You work hard on your safety & health/EHS program at work. You give it a lot of thought, you spend a lot of time on it, and you care a lot about it (and about the people and environment it’s intended to protect).
But how do you know if what you’re doing is effective? How do you know if it’s working? How can you measure your own performance?
One thing you can do is to keep track of the number of incidents at work. Things like work-related fatalities, injuries, or illnesses. Or chemical spills to the environment. As a group, these are known as lagging indicators. They’re called lagging because they tell you about things that have already happened.
Lagging indicators have their place, and they’re important to track. But they have their limits, too, and it’s helpful to track other stuff as well in order to truly measure the success of your EHS program.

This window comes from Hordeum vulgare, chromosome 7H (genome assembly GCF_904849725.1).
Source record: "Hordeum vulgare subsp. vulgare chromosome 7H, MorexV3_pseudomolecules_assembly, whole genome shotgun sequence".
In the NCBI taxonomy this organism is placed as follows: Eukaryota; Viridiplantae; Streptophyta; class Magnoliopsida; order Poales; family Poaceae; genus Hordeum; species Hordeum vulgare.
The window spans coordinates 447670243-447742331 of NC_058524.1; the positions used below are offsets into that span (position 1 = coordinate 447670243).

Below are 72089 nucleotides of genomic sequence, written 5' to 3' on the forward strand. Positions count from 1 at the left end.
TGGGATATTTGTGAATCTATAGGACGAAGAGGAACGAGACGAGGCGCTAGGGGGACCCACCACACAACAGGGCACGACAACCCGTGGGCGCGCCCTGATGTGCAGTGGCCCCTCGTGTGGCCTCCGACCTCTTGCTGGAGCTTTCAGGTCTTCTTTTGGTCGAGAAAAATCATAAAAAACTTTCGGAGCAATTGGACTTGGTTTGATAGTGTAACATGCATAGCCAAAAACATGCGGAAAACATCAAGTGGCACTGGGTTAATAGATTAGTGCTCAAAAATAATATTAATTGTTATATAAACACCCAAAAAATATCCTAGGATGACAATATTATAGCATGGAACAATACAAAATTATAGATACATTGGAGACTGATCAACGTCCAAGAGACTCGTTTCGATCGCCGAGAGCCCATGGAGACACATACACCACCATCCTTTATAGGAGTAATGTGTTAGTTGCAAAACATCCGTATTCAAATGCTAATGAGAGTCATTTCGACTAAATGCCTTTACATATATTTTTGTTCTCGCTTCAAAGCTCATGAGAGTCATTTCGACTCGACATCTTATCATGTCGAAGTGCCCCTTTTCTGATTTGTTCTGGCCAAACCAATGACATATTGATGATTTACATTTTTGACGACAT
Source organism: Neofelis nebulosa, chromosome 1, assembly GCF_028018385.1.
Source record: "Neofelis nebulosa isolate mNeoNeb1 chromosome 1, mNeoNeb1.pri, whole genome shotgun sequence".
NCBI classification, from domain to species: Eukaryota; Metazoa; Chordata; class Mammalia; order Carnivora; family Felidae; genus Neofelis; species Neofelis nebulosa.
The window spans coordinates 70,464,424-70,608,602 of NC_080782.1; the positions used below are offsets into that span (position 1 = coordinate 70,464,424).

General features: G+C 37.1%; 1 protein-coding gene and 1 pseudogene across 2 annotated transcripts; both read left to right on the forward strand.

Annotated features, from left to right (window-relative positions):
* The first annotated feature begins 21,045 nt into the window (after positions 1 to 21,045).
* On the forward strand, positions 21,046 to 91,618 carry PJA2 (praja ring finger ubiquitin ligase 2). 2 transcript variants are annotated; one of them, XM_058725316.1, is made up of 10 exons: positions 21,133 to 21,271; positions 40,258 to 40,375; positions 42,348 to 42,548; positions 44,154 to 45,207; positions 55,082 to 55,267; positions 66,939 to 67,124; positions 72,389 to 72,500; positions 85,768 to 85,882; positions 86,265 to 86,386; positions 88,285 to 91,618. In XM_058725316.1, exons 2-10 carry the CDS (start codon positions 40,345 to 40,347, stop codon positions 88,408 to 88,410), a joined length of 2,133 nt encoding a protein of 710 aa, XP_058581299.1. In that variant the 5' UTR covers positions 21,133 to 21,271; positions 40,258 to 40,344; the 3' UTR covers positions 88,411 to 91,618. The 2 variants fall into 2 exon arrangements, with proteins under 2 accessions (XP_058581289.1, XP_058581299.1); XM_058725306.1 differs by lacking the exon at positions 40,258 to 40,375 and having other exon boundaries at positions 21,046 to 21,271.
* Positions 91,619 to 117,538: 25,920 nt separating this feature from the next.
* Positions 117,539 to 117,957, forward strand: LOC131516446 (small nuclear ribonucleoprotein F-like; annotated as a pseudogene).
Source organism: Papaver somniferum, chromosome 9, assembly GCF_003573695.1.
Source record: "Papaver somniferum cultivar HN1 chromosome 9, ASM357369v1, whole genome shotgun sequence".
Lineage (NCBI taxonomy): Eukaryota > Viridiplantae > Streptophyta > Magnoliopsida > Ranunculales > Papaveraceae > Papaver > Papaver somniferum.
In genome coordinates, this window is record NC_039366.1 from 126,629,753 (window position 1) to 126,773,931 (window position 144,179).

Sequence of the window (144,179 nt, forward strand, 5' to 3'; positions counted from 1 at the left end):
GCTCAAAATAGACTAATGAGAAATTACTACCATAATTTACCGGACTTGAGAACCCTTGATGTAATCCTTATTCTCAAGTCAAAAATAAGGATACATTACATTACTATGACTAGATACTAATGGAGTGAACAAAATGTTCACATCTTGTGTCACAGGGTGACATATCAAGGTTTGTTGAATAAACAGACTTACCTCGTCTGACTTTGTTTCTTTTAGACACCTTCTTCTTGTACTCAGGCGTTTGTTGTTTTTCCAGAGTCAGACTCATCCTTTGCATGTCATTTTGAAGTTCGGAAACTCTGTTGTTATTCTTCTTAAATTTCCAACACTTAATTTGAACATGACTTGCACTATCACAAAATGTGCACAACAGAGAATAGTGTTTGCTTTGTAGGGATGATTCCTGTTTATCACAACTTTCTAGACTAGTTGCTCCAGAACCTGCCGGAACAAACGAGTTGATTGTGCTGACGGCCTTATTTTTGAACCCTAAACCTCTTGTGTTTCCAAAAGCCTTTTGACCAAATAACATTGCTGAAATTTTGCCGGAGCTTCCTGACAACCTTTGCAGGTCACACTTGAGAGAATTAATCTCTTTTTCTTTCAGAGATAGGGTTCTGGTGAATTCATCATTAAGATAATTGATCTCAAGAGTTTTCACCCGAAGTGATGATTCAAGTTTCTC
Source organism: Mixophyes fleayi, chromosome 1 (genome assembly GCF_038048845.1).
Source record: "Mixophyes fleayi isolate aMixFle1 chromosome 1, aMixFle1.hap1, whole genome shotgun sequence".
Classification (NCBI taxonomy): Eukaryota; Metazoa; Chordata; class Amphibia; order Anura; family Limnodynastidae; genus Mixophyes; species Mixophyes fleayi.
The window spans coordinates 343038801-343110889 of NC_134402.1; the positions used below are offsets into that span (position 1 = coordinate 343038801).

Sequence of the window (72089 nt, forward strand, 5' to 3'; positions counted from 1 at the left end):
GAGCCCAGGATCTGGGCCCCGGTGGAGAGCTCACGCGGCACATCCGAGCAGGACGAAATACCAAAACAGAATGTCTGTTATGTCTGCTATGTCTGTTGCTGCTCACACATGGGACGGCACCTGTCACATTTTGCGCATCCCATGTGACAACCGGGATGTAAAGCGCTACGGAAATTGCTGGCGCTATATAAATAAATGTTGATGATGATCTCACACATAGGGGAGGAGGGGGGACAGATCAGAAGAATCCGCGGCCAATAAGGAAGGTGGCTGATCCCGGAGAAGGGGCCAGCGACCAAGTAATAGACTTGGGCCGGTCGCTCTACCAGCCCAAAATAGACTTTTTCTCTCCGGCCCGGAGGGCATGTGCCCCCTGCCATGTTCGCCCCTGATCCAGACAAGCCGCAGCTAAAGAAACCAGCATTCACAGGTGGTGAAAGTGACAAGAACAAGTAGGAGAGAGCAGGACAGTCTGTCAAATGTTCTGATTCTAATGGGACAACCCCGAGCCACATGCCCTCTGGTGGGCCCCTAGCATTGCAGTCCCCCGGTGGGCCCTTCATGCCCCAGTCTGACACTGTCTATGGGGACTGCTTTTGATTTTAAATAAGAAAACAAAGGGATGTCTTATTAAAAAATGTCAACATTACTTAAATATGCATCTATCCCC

As you may have guessed, we’re “leading up to” the subject of leading indicators here, and the use of leading indicators for EHS measurement. Ha! Did you get the little joke? 🙂
But jokes aside, what are leading indicators, in general? What are some good examples? What’s the point of using them? How can you get started using them? Those are the kind of questions we’re going to address below.
If this article is of interest to you, once you’ve read all we have to say about leading indicators for safety, you may also find some articles we have on Safety Differently and HOP (Human and Organizational Performance) interesting as well. Check out the links at the bottom of this article for more on Safety Differently & HOP.